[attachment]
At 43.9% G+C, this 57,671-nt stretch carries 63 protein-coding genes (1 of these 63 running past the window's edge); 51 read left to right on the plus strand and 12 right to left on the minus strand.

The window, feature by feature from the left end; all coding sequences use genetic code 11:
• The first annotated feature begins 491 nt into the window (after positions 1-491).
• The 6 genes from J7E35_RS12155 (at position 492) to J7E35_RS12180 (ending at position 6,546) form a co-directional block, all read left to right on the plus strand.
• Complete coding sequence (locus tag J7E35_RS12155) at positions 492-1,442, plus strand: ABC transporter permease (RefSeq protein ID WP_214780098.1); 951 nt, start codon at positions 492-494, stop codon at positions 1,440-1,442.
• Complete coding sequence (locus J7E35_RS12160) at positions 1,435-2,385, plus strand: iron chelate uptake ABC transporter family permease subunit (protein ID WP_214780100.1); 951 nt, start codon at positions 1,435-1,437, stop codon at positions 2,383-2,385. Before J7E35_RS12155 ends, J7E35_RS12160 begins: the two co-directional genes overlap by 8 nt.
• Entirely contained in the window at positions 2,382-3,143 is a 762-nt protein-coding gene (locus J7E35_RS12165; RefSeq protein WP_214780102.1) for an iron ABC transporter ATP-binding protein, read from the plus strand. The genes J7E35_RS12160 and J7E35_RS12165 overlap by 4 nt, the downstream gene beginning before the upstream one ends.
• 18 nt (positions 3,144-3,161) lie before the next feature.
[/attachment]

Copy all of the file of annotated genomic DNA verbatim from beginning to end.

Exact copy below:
At 43.9% G+C, this 57,671-nt stretch carries 63 protein-coding genes (1 of these 63 running past the window's edge); 51 read left to right on the plus strand and 12 right to left on the minus strand.

The window, feature by feature from the left end; all coding sequences use genetic code 11:
• The first annotated feature begins 491 nt into the window (after positions 1-491).
• The 6 genes from J7E35_RS12155 (at position 492) to J7E35_RS12180 (ending at position 6,546) form a co-directional block, all read left to right on the plus strand.
• Complete coding sequence (locus tag J7E35_RS12155) at positions 492-1,442, plus strand: ABC transporter permease (RefSeq protein ID WP_214780098.1); 951 nt, start codon at positions 492-494, stop codon at positions 1,440-1,442.
• Complete coding sequence (locus J7E35_RS12160) at positions 1,435-2,385, plus strand: iron chelate uptake ABC transporter family permease subunit (protein ID WP_214780100.1); 951 nt, start codon at positions 1,435-1,437, stop codon at positions 2,383-2,385. Before J7E35_RS12155 ends, J7E35_RS12160 begins: the two co-directional genes overlap by 8 nt.
• Entirely contained in the window at positions 2,382-3,143 is a 762-nt protein-coding gene (locus J7E35_RS12165; RefSeq protein WP_214780102.1) for an iron ABC transporter ATP-binding protein, read from the plus strand. The genes J7E35_RS12160 and J7E35_RS12165 overlap by 4 nt, the downstream gene beginning before the upstream one ends.
• 18 nt (positions 3,144-3,161) lie before the next feature.